Attending Sunday evening worship is helpful to the Christian life and rhythm. Primarily it provides more worship, fellowship, and prayer opportunities. These avenues and outlets for the Christian life are the primary means that the Holy Spirit nourishes our souls today. We are pruned, nourished, built up, and exercising our spiritual growth through these times together.
Beyond the simple numerical increase, an evening service helps structure a rhythm to the Christian life in the Lord’s Day, Morning and Evening.
First, the Lord’s Day will begin to be seen as a full day for your soul’s refreshment and not merely a ‘Lord’s Morning.’ The fourth commandment reminds us that God labored six days and rested a whole seventh. God did not merely take the morning off before mowing the grass. Likewise, our souls need the whole Lord’s day for rest and refreshment. Second, we and creation were crafted with a morning/evening pattern. The creation account tells us God labored Evenings and Mornings to create a flourishing world. In the two worship services, the Lord continues his labors to restore and feed towards the flourishing of his people.
Third, the Evening Service takes on the temperament and flow of the faithful walking with God. Life can often feel like a whirlwind of busyness, seemingly turning back to the chaos of Gen 1:2. Having an Evening service serves to help our minds and hearts slow the rat race and walk with God. Not a sprint or cartwheels of chaos, but a sustainable pace of a refreshing walk with our Father. God walks with the righteous (Gen 5:22; 6:9; 17:1; Deut 19:9; Micah 6:8).
Indeed, there is no single biblical mandate like, ‘Thou shall have an evening service.’ But there are plenty of things that are good for us that are not stated in the Ten Words of Deut 5 or Exo 20. However, running through the Bible is a narrative of spending time with the Father and being nourished morning and evening.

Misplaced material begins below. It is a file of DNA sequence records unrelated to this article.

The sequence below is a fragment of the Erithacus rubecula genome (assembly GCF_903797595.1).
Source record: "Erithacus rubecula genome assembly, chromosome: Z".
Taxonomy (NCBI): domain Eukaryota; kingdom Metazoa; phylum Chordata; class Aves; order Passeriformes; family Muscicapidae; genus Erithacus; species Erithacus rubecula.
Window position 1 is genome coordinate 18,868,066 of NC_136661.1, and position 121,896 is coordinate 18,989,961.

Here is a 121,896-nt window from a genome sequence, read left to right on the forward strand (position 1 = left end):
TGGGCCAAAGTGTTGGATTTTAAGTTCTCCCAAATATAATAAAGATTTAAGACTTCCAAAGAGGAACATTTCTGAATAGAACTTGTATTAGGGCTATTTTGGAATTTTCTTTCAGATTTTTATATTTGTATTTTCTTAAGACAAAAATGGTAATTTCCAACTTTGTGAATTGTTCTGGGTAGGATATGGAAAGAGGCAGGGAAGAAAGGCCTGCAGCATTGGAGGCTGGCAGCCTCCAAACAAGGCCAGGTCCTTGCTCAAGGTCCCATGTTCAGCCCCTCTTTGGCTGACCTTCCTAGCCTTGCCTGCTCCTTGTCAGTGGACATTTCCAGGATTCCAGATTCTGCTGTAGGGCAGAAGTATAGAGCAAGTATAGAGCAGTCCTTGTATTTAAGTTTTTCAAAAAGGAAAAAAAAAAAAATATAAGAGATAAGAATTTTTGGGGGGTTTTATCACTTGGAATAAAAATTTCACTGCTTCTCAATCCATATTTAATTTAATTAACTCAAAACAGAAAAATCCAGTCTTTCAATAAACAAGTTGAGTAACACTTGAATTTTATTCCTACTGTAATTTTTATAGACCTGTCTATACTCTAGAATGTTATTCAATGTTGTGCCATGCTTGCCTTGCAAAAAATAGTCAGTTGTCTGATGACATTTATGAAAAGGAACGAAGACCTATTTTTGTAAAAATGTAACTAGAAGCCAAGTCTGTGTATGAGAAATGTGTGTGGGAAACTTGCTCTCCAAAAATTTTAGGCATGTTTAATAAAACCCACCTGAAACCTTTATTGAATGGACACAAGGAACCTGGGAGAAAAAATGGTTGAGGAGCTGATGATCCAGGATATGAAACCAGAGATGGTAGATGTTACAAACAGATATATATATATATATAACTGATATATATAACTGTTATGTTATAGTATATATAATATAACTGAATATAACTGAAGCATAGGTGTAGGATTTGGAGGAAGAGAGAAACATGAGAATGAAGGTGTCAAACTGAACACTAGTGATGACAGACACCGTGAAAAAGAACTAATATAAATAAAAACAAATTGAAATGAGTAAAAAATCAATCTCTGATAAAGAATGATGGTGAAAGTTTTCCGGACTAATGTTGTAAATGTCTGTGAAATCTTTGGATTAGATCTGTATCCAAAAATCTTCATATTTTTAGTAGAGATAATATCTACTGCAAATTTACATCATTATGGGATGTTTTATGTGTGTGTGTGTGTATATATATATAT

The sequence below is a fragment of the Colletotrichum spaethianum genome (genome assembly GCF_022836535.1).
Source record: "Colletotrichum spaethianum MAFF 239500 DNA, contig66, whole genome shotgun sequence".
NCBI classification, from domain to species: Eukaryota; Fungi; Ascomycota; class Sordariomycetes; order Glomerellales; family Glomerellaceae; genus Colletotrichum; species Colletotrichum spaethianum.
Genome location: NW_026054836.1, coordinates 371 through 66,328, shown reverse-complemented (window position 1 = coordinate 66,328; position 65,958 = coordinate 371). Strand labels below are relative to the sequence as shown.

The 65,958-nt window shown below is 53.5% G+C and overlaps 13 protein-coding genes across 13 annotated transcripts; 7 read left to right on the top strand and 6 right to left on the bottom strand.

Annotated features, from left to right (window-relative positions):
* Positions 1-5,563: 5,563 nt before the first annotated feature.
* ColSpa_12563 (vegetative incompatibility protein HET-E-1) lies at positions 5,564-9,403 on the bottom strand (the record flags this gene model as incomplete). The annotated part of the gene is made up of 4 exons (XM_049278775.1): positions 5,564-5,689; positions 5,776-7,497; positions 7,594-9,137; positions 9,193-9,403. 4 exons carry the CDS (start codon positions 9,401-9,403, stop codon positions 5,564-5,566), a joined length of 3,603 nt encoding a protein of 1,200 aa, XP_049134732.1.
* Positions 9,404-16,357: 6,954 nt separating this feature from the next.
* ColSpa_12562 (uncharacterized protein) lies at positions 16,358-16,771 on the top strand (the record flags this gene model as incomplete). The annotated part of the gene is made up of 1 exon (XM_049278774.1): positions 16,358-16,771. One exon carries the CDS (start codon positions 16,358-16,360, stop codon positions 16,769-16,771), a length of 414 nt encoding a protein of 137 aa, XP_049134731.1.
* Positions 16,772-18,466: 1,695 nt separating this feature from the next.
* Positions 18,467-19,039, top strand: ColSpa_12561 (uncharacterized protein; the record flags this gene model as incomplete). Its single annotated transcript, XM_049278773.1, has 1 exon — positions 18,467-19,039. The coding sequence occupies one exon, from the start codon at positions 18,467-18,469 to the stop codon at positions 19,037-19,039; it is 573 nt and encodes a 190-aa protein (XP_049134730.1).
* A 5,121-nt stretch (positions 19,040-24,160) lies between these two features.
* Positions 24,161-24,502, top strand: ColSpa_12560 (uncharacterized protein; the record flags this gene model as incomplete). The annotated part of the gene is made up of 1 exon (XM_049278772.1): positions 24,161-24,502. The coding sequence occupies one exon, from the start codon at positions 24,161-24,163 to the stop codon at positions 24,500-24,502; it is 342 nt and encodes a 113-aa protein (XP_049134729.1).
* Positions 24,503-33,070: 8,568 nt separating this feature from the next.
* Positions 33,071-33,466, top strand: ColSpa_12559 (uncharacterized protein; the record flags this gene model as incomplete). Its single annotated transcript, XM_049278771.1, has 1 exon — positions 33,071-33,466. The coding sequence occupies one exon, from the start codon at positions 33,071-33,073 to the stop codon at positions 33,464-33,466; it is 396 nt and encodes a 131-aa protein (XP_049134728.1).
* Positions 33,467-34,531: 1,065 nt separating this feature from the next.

In Exodus 16:8, the Lord gave meat in the evening and bread in the morning. The feeding of God’s covenant people has a rhythm to it. The practices of God in redemptive history also tell us that the morning and evening services are different.
Psalm 92:2 tells us it is good “to declare your faithful love in the morning and your faithfulness at night.” Other references to worship and temple service in morning and evening rhythms: Num 28:1–10; Exo 28:38–39; Ezra 3:3; Psa 55:17; 65:8; 134:1; Acts 3:1 John and Peter are going to afternoon prayer service; Acts 12:12 the people are in evening prayer).
The early church did not argue for having two services; it was an assumed and universal practice. A cursory glance finds: Origen (2nd century) talked about the saints morning and evening worship (Commentary John, 6.34; cf. Eusebius Histories 2.17.9); the Constitutions of the Apostolic Church tells church leaders to “command and exhort them to come constantly to church morning and evening” (Const. Apost 2.59; cf. Sozomen, Eccles. Hist. and HE 8.7); the great preacher Chrysostom also assumes the practices in his Commentary Acts:7:54; 1 Tim 2:1-4; cf. Hillary of Poitiers, 9.xlvii).
During the Reformation of the 15-16th century, the Protestant churches adamantly renewed their commitment to holding morning and evening worship services. Even a cursory study of the early protestant churches indicates they all had multiple Sunday services, often three or more.
 Of course, we are not referring to sappy, fleeting happiness. But a deep-seated joy in the heart.
 See also WCF 21.7
 Edwards, Sermons, and Discourses, 14.145–46.